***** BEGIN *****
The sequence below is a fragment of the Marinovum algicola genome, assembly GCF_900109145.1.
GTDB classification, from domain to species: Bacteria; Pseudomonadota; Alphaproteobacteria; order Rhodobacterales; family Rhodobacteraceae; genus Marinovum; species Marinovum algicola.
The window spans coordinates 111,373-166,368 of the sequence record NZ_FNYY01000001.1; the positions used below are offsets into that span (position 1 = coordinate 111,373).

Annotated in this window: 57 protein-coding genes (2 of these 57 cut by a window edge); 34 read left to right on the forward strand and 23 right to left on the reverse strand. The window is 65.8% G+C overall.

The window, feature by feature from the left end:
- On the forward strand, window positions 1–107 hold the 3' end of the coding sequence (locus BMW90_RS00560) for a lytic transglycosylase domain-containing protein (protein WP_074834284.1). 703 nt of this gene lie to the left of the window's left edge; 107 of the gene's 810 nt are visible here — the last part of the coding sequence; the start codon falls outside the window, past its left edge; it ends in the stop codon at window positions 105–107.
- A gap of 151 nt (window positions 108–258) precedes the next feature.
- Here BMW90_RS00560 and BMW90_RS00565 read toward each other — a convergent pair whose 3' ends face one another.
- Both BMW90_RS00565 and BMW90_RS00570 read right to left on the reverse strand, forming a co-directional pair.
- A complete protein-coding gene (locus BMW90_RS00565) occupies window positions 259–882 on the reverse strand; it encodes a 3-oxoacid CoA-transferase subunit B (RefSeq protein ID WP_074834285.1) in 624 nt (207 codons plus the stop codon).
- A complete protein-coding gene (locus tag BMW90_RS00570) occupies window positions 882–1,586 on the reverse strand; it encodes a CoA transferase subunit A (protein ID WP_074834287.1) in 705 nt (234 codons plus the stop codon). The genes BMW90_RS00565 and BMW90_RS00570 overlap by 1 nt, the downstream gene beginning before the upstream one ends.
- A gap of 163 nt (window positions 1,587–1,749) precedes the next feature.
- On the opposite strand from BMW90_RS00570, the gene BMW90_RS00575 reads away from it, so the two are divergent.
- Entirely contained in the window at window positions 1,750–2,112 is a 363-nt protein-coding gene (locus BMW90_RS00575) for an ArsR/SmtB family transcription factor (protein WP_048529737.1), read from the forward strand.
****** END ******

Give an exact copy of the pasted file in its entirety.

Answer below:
The sequence below is a fragment of the Marinovum algicola genome, assembly GCF_900109145.1.
GTDB classification, from domain to species: Bacteria; Pseudomonadota; Alphaproteobacteria; order Rhodobacterales; family Rhodobacteraceae; genus Marinovum; species Marinovum algicola.
The window spans coordinates 111,373-166,368 of the sequence record NZ_FNYY01000001.1; the positions used below are offsets into that span (position 1 = coordinate 111,373).

Annotated in this window: 57 protein-coding genes (2 of these 57 cut by a window edge); 34 read left to right on the forward strand and 23 right to left on the reverse strand. The window is 65.8% G+C overall.

The window, feature by feature from the left end:
- On the forward strand, window positions 1–107 hold the 3' end of the coding sequence (locus BMW90_RS00560) for a lytic transglycosylase domain-containing protein (protein WP_074834284.1). 703 nt of this gene lie to the left of the window's left edge; 107 of the gene's 810 nt are visible here — the last part of the coding sequence; the start codon falls outside the window, past its left edge; it ends in the stop codon at window positions 105–107.
- A gap of 151 nt (window positions 108–258) precedes the next feature.
- Here BMW90_RS00560 and BMW90_RS00565 read toward each other — a convergent pair whose 3' ends face one another.
- Both BMW90_RS00565 and BMW90_RS00570 read right to left on the reverse strand, forming a co-directional pair.
- A complete protein-coding gene (locus BMW90_RS00565) occupies window positions 259–882 on the reverse strand; it encodes a 3-oxoacid CoA-transferase subunit B (RefSeq protein ID WP_074834285.1) in 624 nt (207 codons plus the stop codon).
- A complete protein-coding gene (locus tag BMW90_RS00570) occupies window positions 882–1,586 on the reverse strand; it encodes a CoA transferase subunit A (protein ID WP_074834287.1) in 705 nt (234 codons plus the stop codon). The genes BMW90_RS00565 and BMW90_RS00570 overlap by 1 nt, the downstream gene beginning before the upstream one ends.
- A gap of 163 nt (window positions 1,587–1,749) precedes the next feature.
- On the opposite strand from BMW90_RS00570, the gene BMW90_RS00575 reads away from it, so the two are divergent.
- Entirely contained in the window at window positions 1,750–2,112 is a 363-nt protein-coding gene (locus BMW90_RS00575) for an ArsR/SmtB family transcription factor (protein WP_048529737.1), read from the forward strand.